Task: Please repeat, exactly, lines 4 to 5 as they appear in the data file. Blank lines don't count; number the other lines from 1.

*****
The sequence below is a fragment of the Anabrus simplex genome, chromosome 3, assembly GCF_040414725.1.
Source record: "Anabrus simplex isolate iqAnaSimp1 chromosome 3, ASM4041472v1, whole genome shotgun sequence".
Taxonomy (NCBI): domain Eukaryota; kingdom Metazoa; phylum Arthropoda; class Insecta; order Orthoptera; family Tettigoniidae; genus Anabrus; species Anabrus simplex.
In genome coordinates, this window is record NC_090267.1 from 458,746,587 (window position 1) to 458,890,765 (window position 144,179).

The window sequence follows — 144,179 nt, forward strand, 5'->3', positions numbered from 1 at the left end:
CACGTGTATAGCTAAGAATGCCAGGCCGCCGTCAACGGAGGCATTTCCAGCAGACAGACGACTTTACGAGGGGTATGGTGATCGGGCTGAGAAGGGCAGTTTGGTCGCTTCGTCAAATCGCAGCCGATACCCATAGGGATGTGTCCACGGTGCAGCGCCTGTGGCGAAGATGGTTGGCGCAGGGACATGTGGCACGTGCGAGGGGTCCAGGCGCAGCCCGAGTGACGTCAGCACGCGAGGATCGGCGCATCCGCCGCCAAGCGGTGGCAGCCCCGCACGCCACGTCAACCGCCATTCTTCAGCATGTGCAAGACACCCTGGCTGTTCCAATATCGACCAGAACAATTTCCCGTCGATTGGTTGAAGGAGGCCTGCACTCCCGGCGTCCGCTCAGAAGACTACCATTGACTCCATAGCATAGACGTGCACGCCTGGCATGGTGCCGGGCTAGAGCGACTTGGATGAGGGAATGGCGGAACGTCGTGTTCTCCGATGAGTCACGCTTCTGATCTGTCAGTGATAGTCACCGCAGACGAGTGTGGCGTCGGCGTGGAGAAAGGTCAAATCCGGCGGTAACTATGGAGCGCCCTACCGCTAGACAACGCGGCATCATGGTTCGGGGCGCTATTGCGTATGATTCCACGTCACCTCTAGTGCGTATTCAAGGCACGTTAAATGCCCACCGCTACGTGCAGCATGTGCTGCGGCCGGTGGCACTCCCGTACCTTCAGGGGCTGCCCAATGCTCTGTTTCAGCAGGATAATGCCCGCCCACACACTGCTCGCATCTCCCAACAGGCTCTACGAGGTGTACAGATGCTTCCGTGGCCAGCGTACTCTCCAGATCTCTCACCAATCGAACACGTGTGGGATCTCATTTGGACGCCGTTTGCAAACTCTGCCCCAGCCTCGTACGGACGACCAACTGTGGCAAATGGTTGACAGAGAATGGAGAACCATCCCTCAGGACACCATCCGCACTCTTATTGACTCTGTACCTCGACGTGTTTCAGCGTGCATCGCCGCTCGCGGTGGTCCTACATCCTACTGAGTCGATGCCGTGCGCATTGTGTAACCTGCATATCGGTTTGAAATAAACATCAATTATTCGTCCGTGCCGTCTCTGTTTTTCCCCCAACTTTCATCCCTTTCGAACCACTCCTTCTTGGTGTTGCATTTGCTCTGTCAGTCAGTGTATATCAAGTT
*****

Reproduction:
In genome coordinates, this window is record NC_090267.1 from 458,746,587 (window position 1) to 458,890,765 (window position 144,179).

The window sequence follows — 144,179 nt, forward strand, 5'->3', positions numbered from 1 at the left end: